HEATHER Findlay will play York concerts on successive nights this week, the first with Friends in her Christmas Show at the National Centre for Early Music on Friday.
The next night, the York singer joins fellow composer Simon Snaize for a “pre-Christmas solstice spectacular” in the last of four concerts in the inaugural Live In Libraries York season in York Explore’s wood-panelled Marriot Room.
“I love making my Christmas show really magical, nostalgic and unique,” says Heather. “So, there’s a slightly different line-up, with Sarah Dean joining us on harp and special guest Annie Donaghy on vocals, and a couple of unannounced guests too.”
On Saturday, Findlay accompanies Snaize as he showcases his new album, A Song Of Bones, and his 2012 recording The Structure Of Recollection, in an intimate performance to a capacity audience of 50. CDs of the new record will be on sale on the night before the official release in January.
Heather Findlay and Friends’ Christmas Show, plus Annie Donaghy, National Centre for Early Music, Walmgate, York, Friday, 8pm; Heather Findlay and Simon Snaize, Live In Libraries York, York Explore, Saturday, doors 7pm. Box office: NCEM, 01904 658338 or at ncem.co.uk; Live in Libraries, exploreyork.eventbrite.co.uk
WHISPER it abroad, the inaugural Live In Libraries York season of intimate concerts in York Explore Library and Archive’s Marriott Room, in Library Square, concludes this weekend.
East Yorkshire folk-Americana singer-songwriter Edwina Hayes was first up in September, followed by hotly tipped York band Bonneville And The Bailers on October 25; Bradford songwriter Bella Gaffney on November 21, and Heather Findlay and Simon Snaize in a rare duo gig on Saturday.
The season has been curated by York busker David Ward Maclean in tandem with Dave Fleming, Explore York’s inclusive arts and media co-ordinator.
Here Charles Hutchinson puts questions to David and Dave.
What prompted you to set up this series of concerts and how long has it taken to arrange the season, David?
“It started from a chat with York Explore manager Barbara Swinn and Explore York’s Dave Fleming about the feasibility of the Marriott Room as a regular venue. Although we settled on a short series of just four concerts, it’s still taken a while to work out the logistics of both the requirements for staging the events and York Explore’s very busy timetable as a working library.”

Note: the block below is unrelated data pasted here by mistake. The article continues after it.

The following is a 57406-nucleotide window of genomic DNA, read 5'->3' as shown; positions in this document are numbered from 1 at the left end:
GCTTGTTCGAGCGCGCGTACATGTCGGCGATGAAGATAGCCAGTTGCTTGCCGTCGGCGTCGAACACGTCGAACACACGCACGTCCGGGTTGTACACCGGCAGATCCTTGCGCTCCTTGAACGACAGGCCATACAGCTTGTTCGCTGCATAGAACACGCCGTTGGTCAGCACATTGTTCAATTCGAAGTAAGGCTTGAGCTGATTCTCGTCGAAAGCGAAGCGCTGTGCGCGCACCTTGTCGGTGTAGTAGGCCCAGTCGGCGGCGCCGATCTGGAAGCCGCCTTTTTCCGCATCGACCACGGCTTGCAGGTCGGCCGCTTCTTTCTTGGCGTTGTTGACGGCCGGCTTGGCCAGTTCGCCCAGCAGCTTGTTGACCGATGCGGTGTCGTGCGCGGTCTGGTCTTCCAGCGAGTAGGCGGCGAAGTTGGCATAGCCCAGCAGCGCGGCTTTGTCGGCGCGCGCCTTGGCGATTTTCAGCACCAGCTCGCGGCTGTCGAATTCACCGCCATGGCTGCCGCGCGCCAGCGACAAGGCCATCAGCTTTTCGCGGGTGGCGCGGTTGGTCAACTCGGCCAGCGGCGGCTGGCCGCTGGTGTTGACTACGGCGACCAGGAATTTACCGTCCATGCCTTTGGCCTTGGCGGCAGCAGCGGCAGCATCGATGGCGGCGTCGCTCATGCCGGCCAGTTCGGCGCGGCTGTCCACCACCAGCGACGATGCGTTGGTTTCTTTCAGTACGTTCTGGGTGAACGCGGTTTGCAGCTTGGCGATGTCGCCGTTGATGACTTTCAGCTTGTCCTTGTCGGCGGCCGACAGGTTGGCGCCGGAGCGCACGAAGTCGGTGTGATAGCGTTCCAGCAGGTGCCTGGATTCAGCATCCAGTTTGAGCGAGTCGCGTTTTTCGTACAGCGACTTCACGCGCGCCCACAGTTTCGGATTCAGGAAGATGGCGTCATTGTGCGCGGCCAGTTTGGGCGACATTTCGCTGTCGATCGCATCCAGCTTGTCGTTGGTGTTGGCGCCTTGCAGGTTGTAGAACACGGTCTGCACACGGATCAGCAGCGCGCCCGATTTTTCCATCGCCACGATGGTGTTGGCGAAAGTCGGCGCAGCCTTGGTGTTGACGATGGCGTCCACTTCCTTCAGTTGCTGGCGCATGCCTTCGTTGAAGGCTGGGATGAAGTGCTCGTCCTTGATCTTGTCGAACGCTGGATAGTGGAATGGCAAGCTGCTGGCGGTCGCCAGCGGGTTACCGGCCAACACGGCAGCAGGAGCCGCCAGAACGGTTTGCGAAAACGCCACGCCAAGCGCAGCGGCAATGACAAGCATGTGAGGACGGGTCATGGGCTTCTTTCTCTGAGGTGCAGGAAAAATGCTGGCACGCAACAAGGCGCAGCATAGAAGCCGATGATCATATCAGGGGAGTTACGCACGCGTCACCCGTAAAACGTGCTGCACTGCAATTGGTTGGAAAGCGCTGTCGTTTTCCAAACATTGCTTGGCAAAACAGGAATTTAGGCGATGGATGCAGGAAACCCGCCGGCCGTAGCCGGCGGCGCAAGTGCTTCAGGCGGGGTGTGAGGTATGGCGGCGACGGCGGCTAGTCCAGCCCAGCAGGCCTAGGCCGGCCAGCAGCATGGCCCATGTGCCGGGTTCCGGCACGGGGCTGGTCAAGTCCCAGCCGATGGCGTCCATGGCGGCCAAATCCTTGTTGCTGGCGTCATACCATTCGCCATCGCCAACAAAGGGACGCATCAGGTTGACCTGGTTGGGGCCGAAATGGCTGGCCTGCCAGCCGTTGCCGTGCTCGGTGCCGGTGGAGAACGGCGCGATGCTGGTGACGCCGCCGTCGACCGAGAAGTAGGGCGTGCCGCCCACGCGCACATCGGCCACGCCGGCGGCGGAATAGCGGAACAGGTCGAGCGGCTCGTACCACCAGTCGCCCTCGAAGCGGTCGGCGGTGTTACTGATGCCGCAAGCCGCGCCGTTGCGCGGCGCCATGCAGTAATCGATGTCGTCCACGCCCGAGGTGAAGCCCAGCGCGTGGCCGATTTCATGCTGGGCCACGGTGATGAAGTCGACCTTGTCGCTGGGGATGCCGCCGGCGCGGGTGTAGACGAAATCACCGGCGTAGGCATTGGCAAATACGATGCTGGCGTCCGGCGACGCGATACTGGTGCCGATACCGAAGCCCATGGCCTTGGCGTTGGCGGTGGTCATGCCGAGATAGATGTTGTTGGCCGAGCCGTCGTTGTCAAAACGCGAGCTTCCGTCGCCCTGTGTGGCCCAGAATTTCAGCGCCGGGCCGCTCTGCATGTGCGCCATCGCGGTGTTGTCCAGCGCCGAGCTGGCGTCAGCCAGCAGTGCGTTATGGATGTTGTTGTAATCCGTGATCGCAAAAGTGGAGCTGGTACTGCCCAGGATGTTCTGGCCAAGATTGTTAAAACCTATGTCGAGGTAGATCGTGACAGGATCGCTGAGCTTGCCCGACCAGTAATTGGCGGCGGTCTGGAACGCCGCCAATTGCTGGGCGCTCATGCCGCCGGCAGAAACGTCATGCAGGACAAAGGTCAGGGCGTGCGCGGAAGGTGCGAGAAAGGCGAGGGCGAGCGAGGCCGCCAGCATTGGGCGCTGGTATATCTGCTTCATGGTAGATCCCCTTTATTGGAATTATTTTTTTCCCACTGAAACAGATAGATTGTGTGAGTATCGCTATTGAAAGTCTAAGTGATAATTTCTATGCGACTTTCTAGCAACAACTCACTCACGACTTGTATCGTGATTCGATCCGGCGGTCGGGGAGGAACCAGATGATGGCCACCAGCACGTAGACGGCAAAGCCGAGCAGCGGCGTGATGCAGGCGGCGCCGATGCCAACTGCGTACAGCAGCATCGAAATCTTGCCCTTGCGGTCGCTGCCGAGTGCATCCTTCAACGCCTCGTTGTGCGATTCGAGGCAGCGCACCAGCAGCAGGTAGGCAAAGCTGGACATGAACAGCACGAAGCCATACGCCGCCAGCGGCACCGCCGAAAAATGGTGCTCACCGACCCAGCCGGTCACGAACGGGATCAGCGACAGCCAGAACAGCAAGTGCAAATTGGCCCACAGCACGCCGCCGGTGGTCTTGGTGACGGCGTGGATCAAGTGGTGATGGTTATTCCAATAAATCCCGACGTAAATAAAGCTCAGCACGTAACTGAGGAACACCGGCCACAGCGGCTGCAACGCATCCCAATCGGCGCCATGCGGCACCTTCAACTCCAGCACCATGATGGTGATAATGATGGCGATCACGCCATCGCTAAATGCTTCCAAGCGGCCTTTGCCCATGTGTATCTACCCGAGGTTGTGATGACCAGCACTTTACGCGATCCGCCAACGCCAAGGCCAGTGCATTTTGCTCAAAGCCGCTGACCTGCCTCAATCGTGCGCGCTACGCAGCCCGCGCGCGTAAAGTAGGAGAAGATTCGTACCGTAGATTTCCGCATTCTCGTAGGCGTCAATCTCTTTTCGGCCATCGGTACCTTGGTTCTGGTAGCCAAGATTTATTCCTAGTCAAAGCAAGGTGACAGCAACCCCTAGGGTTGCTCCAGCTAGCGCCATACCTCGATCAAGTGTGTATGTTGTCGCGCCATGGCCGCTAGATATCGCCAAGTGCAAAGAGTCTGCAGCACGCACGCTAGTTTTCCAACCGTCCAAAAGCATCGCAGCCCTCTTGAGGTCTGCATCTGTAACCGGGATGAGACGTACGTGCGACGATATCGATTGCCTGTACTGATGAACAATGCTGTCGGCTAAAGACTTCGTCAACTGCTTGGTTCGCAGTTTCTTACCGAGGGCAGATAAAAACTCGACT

How did Live In Libraries York come to fruition, Dave?
“Barbara and I thought it was a great idea to approach David to help curate, advise and develop the concept and the season of concerts.
“I’ve known Dave for years, both on the music scene and working together many years ago when I worked for City of York Council’s Arts & Culture service as community arts officer and working as part of the Illuminating York team.
“I coordinated a series of live short cultural performances in some of the city-centre churches called Inspire York and Dave created a soundscape in one of the churches. Barbara came across Dave performing in York and was captivated by him, so I suggested a chat and for Dave to check out the space and see what he thought.It’s fair to say he was blown away by its potential for live intimate performances.”
What attracted you the Marriott Room, David?
“The first thing that struck me was the sound: astonishingly clear acoustics, requiring no more than the minimum amplification, if any. That’s probably down to the wood panelling and the wooden floor, combined with a fairly high ceiling.